Guide to Crypto Taxes in Ireland for 2024

Zac McClure
ByZac McClure, MBAReviewed byAlex MilesUpdated on May 22, 2024 · minute read
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  • Cryptocurrency in Ireland is subject to capital gains tax, with disposals exceeding €1,270 taxable at 33%. Income from crypto trading or services is taxed based on income tax rates, including the Universal Social Charge (USC).

  • Certain transactions, like buying with fiat or holding cryptocurrency, are tax-free. Reporting involves using Form CG1 or Form 12 for PAYE workers and Form 11 for self-employed individuals, with deadlines aligning with the tax year calendar.

Cryptocurrency has gained significant traction in Ireland as a mode of investment and exchange. However, navigating the complex landscape of crypto taxation is vital for compliance and financial planning. Here's an in-depth guide to understanding cryptocurrency taxation in Ireland.

Capital gains tax in Ireland

When you sell or dispose of cryptocurrency in Ireland, you become liable for capital gains tax based on the profit made from the transaction. The formula to calculate capital gains is straightforward: it's the selling price minus the acquisition cost. For instance, if you bought one Bitcoin for €10,000 and sold for €15,000, the capital gain would be €5,000.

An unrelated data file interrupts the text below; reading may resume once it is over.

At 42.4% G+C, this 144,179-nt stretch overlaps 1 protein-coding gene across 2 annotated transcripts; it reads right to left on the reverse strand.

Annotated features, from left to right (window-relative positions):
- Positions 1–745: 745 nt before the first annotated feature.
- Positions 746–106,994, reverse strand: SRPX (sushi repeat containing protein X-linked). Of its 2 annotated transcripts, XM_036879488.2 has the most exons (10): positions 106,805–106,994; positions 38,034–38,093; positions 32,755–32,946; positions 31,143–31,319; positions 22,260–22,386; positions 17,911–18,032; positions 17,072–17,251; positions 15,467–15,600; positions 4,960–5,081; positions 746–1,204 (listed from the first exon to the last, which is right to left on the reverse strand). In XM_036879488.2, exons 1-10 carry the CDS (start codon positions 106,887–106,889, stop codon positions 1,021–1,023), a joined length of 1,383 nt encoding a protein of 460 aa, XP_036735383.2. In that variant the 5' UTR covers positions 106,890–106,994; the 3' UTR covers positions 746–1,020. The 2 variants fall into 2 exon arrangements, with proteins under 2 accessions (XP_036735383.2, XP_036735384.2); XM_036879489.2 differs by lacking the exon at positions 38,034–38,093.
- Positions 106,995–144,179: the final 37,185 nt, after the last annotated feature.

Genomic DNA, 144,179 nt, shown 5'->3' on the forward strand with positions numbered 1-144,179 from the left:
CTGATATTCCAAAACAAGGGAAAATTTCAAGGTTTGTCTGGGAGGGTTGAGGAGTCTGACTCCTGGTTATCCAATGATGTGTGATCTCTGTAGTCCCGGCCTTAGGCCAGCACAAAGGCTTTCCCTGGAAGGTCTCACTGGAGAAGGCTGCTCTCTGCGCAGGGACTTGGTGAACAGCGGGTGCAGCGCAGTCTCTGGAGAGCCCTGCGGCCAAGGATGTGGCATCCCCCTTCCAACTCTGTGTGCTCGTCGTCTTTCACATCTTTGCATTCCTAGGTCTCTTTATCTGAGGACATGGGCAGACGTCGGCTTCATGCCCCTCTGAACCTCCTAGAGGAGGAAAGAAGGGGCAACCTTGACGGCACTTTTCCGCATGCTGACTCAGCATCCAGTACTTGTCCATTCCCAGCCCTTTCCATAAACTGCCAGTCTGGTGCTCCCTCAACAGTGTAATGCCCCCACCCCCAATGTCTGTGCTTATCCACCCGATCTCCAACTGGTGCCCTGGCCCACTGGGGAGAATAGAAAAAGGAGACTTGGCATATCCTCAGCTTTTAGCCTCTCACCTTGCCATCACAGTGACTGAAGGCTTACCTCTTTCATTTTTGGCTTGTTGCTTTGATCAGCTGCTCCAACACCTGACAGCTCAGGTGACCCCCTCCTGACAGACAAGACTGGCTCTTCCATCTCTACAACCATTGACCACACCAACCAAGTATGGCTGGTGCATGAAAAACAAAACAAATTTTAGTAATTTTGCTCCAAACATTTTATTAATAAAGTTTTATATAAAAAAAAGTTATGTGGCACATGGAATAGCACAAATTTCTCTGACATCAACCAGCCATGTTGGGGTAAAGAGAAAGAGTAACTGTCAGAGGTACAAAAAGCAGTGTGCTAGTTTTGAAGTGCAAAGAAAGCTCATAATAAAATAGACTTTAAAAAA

Several events trigger capital gains tax liability in Ireland, including selling cryptocurrency, using it for purchases, trading it for other digital assets, or gifting it to others. Each of these transactions requires careful documentation and reporting to ensure compliance with tax laws.

Looking to calculate your crypto profit? Try our free crypto profit calculator.

Income tax on crypto in Ireland

Income generated from cryptocurrency activities in Ireland, such as trading, mining, or receiving it as payment, is treated as taxable income. This income is subject to standard income tax rates that range from 20-40% based on your total earnings. Additionally, the Universal Social Charge (USC) applies to incomes exceeding certain thresholds, currently set at €13,000.

Certain crypto transactions in Ireland are exempt from taxation. These include buying cryptocurrency with fiat currency, holding it in your digital wallet, transferring it between your wallets, and taking out cryptocurrency loans. While these transactions are tax-free, it's essential to maintain accurate records for future tax reporting purposes.

Tax rates in Ireland

Capital gains in Ireland are taxed at a standard rate of 33%, with the first €1,270 of gains exempt from taxation. This means that only gains exceeding this threshold are subject to tax.

Additionally, income tax rates apply to cryptocurrency earnings, with rates ranging from 20-40%, based on your total income. The Universal Social Charge (USC) is also applicable to incomes exceeding €13,000.

Strategies to reduce your Irish crypto tax burden